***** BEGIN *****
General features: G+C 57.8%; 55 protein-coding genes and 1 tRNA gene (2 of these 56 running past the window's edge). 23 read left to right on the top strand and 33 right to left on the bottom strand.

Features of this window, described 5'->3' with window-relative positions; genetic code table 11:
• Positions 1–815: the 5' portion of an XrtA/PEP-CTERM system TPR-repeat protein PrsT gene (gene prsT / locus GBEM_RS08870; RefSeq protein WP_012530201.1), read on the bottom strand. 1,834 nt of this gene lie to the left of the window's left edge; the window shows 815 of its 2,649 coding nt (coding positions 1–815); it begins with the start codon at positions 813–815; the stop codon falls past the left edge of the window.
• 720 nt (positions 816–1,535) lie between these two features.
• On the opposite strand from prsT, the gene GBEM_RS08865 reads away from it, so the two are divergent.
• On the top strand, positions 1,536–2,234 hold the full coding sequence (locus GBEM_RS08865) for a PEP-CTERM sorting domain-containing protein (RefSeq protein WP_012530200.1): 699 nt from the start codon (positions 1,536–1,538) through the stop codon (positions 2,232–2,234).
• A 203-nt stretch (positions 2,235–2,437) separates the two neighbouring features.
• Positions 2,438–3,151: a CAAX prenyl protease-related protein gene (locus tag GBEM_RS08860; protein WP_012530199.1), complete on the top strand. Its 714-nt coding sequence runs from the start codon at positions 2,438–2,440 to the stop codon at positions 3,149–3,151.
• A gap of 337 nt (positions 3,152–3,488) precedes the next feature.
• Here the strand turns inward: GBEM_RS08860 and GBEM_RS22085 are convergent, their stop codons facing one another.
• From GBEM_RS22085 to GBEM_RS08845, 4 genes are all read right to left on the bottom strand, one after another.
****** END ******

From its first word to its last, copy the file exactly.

General features: G+C 57.8%; 55 protein-coding genes and 1 tRNA gene (2 of these 56 running past the window's edge). 23 read left to right on the top strand and 33 right to left on the bottom strand.

Features of this window, described 5'->3' with window-relative positions; genetic code table 11:
• Positions 1–815: the 5' portion of an XrtA/PEP-CTERM system TPR-repeat protein PrsT gene (gene prsT / locus GBEM_RS08870; RefSeq protein WP_012530201.1), read on the bottom strand. 1,834 nt of this gene lie to the left of the window's left edge; the window shows 815 of its 2,649 coding nt (coding positions 1–815); it begins with the start codon at positions 813–815; the stop codon falls past the left edge of the window.
• 720 nt (positions 816–1,535) lie between these two features.
• On the opposite strand from prsT, the gene GBEM_RS08865 reads away from it, so the two are divergent.
• On the top strand, positions 1,536–2,234 hold the full coding sequence (locus GBEM_RS08865) for a PEP-CTERM sorting domain-containing protein (RefSeq protein WP_012530200.1): 699 nt from the start codon (positions 1,536–1,538) through the stop codon (positions 2,232–2,234).
• A 203-nt stretch (positions 2,235–2,437) separates the two neighbouring features.
• Positions 2,438–3,151: a CAAX prenyl protease-related protein gene (locus tag GBEM_RS08860; protein WP_012530199.1), complete on the top strand. Its 714-nt coding sequence runs from the start codon at positions 2,438–2,440 to the stop codon at positions 3,149–3,151.
• A gap of 337 nt (positions 3,152–3,488) precedes the next feature.
• Here the strand turns inward: GBEM_RS08860 and GBEM_RS22085 are convergent, their stop codons facing one another.
• From GBEM_RS22085 to GBEM_RS08845, 4 genes are all read right to left on the bottom strand, one after another.